Tom Switzer at CIS wrote:
One of the basic elements of a genuinely liberal society is free speech. That includes the right for people to advance views others disagree with — even views that many might find unpalatable. Alas, many contemporary Western democracies are awash in movements — mainly on the left spectrum of opinion — that seek to shut down debate, suppress opposing views or insist that some groups are more deserving of a ‘platform’ than others. This is especially evident across universities in the US and Britain, where invited scholars have been shouted down by angry mobs clearly unable to mount an intellectual challenge. According to CIS senior fellow Emeritus Professor Steven Schwartz, a Knight Foundation poll of 3,000 American students last year found 37% believed it was acceptable to shout down speakers and 10% thought using violence against speakers was sometimes acceptable.
At this stage, and notwithstanding the recent attacks on Bettina Arndt, the attempt to stigmatise opponents into silence has failed to attract widespread support on Australian campuses. How long, though, will our universities remain immune to these illiberal trends? There are some disturbing signs, and in a series of articles in September we recommended how the governors of the universities could protect intellectual freedom with a Chicago University-style charter.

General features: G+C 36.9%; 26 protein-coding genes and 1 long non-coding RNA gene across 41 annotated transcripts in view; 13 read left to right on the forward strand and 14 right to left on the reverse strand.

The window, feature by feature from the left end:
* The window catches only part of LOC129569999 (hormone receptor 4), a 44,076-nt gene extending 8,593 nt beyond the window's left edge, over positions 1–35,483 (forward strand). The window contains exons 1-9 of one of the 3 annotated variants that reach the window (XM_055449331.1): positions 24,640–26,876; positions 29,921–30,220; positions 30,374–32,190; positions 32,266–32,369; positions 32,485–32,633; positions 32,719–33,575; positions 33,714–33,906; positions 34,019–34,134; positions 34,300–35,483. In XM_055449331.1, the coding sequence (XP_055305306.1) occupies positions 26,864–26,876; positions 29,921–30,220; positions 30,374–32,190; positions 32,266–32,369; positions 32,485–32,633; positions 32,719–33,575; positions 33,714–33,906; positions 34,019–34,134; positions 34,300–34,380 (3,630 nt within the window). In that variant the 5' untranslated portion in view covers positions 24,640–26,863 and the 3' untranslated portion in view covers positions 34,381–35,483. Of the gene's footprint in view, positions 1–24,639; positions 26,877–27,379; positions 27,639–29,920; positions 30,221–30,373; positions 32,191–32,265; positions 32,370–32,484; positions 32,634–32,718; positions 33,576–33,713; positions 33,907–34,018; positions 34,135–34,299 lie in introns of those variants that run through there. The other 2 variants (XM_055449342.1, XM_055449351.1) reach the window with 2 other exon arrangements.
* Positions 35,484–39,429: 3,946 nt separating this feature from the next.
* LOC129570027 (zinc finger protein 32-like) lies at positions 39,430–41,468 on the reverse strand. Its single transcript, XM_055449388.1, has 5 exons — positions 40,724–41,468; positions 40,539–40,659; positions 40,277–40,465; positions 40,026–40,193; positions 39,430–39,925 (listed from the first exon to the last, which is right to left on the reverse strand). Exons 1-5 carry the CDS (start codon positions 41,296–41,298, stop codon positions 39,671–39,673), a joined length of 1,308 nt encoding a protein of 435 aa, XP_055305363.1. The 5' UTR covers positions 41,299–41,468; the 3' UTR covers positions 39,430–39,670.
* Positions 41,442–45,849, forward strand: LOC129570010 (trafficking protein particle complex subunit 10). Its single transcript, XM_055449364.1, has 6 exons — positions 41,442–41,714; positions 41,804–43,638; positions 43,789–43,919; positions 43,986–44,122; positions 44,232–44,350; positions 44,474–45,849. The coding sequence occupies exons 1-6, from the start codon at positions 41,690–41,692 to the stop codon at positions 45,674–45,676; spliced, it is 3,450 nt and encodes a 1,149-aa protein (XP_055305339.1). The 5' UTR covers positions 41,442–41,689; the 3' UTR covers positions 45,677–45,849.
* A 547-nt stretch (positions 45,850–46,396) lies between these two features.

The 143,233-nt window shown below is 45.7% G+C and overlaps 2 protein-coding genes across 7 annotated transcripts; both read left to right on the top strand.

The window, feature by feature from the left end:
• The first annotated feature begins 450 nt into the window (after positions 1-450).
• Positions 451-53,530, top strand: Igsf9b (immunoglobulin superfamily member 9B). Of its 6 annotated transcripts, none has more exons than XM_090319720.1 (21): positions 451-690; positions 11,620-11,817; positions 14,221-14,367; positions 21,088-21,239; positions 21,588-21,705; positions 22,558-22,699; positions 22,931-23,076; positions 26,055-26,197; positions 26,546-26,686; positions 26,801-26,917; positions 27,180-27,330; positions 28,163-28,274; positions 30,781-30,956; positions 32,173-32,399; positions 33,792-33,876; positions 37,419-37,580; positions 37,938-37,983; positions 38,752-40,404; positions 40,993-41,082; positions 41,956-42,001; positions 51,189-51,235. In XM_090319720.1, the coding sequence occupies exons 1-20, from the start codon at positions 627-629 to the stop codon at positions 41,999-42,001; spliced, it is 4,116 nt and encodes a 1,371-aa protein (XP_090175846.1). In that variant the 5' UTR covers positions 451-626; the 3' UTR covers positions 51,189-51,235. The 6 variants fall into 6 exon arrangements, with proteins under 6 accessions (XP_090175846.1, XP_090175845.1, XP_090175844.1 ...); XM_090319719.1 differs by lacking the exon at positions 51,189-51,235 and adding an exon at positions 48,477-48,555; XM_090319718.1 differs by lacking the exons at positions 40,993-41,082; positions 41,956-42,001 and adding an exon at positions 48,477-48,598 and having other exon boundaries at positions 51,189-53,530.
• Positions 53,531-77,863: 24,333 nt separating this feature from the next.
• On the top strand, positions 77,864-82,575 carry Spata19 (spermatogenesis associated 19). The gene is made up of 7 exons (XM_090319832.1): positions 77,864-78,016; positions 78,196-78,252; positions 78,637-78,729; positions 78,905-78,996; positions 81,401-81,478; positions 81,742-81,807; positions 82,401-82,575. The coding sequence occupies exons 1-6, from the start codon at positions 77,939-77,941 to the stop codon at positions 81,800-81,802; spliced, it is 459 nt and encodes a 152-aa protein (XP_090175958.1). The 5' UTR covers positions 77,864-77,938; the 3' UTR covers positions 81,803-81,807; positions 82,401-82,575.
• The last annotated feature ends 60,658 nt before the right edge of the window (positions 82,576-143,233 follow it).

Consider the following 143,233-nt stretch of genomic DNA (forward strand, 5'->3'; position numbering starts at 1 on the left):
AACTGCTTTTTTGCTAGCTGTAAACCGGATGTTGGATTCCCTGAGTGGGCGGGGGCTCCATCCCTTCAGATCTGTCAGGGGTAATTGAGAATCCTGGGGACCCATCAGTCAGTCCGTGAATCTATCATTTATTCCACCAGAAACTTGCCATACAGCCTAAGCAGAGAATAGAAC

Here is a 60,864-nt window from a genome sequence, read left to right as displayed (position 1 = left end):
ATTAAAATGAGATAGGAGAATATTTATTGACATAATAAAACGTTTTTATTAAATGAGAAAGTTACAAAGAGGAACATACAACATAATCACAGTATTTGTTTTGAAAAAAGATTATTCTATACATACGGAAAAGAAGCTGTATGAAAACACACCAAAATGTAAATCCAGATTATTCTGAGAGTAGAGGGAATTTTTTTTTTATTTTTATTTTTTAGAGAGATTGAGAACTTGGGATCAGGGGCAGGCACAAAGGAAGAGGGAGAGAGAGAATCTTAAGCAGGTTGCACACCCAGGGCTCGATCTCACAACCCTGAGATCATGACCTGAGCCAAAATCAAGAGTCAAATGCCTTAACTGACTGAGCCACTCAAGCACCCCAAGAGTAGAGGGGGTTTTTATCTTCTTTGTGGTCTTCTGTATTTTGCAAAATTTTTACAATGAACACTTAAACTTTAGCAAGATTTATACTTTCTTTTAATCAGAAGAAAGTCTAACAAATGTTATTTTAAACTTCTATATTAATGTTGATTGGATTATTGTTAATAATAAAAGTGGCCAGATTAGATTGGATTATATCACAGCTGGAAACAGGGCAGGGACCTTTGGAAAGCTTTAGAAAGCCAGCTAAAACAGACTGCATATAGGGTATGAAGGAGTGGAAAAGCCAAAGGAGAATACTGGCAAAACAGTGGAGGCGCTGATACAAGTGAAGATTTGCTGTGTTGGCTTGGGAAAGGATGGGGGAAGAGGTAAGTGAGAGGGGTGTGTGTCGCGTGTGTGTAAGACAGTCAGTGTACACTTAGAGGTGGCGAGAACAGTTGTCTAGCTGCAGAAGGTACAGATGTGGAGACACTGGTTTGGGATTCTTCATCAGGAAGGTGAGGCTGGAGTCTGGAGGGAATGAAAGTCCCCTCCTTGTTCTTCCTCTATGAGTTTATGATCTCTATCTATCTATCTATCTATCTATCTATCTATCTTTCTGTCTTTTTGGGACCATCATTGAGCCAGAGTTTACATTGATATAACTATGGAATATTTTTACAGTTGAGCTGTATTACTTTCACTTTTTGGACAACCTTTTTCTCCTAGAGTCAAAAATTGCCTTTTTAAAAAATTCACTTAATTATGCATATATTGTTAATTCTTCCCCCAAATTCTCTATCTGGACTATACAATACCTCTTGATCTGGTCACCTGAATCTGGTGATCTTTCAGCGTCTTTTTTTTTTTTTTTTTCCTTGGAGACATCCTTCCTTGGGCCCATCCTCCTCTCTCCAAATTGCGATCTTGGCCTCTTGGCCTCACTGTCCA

See Prof Schwartz’s piece for The Australian, Dr Jeremy Sammut’s piece that ran across News Corp and my own piece in the Fairfax press. According to Prof Schwartz — a former university vice chancellor and a recent recipient of the CIS McGregor fellowship — Australian universities would avoid the erosion of their public standing and advance liberty by adopting five rules:
- Affirm the value of free speech.
- Forbid administrators from dis-inviting speakers.
- Discipline students or staff who try to silence speakers.
- Remain institutionally neutral on matters of public policy.
- Levy security charges on all speakers, not just those on one side of an issue.
In an upcoming Policy Paper, Jeremy will have more to say about university freedom charters. Let’s hope Canberra takes note.
These would be welcome in NZ – especially forbidding administrators from dis-inviting speakers.